Housing ideas from Brendon Harre: Brendon is currently overseas and has written this article on some ideas on housing. Read more here
Could an Independent Housing Commissioner be the Housing Jedi Knight that New Zealand needs?
I think it could be if the independent Reserve Bank governor concept is used as a guide.
What would the policy targets be? I would suggest the following, in order of importance:
- Rents as a proportion of income falling below 30% for the lowest 20% of income earners.
- Median house prices inflate slower than median income increases.
- Housing market remains stable and does not destabilise the wider economy.
What would the tools be?
- Ability to fund an expansion of social housing placements as needed. Preferably using the Austrian social housing model because of its cost/benefit efficiency, its stability over the political cycle, and its transparency in achieving multiple goals — social, economic, environmental, architectural/construction quality.
- Ability to buy land in support of urban area spatial plans and release it at cost for urban development as deemed necessary. As a last resort, the Housing Commissioner should be able to use the power of compulsory purchase if there is evidence of land banking. For each and every instance of compulsory land purchase Cabinet level sign-off would be required.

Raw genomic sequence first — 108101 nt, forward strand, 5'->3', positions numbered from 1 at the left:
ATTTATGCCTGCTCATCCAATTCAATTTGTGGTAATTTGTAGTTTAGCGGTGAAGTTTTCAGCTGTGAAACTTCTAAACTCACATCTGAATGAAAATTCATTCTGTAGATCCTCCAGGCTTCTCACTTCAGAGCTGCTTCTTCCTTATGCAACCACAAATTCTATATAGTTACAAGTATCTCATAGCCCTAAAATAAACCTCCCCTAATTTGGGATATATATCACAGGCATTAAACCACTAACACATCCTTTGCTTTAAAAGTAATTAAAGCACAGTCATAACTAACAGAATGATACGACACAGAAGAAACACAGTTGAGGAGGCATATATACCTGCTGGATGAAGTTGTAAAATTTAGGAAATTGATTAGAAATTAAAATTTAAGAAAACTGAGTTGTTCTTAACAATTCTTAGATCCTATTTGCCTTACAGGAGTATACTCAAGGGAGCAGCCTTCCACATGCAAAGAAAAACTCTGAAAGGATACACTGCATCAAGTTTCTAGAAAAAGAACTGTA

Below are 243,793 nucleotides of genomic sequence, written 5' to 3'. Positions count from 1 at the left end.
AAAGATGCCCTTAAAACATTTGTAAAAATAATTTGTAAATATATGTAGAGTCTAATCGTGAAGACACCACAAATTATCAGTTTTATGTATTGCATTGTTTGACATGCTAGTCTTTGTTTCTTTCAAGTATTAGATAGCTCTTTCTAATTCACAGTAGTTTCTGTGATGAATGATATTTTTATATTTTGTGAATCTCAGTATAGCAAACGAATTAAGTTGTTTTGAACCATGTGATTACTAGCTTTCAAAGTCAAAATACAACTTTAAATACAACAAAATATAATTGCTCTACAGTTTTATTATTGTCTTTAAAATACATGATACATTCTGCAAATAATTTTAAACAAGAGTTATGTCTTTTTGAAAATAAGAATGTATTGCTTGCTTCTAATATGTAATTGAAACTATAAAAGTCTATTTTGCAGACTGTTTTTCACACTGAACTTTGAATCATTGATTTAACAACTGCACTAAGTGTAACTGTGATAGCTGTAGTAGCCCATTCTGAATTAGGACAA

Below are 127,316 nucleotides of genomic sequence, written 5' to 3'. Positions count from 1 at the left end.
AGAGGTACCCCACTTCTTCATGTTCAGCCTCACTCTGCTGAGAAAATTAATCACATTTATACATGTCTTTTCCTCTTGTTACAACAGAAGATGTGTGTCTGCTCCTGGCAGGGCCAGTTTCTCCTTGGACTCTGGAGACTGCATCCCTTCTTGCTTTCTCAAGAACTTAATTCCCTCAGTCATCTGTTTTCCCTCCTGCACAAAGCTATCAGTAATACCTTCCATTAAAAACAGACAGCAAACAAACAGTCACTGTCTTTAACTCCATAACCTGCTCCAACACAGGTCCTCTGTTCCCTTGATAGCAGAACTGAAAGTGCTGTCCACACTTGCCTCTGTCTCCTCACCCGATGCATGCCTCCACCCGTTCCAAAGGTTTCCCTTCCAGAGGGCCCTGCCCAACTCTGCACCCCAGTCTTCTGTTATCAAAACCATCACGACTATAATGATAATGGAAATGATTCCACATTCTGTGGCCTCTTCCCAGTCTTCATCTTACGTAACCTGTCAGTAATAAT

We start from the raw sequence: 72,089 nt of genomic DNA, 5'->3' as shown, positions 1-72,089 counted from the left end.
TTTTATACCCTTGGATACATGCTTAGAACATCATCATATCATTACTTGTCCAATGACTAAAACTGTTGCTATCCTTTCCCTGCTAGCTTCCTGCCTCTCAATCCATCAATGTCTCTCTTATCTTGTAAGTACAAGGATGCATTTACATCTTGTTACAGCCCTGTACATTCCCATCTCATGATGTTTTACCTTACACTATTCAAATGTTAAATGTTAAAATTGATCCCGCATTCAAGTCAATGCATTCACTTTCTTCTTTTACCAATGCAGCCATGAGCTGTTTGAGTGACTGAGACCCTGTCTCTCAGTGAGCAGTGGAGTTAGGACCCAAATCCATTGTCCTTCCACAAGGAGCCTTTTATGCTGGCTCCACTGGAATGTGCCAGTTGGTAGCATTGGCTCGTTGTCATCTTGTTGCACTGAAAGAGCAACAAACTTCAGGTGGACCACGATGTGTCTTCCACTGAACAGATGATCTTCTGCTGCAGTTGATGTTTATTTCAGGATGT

- Ability to appoint and direct Independent RMA Hearing Panels to review planning regulations, such as occurred with Auckland’s Unitary Plan.
- How to fund this? — the Housing Commissioner uses the mana of their position to publicly request funding as required — something like the Climate Change Commissioner. Or possibly something like a 1% housing fund income tax that Austria has (see programme funding section here) for funding land purchases and capital grants for the social house build programme.
How would this work?
The housing crisis has grown for the last 30 years — it might take half that time again to resolve. Over time, the solution could look like this:
- Housing Commissioner focuses on their first goal — reducing rent as a proportion of income for low-income groups.
- Housing related inequality reduces.
- The Housing Commissioner’s credibility with the public increases.
- Capital gain expectations in the housing market declines.
- There is more investment in other more productive areas of the economy.
- Labour productivity improves.
- Housing Commissioner use policy tools to work on second housing target — house prices relative to incomes.
- Incomes rise faster than house prices.
- Eventually the housing market becomes affordable — first for renters and then for first home buyers.
- Policy success — Yah!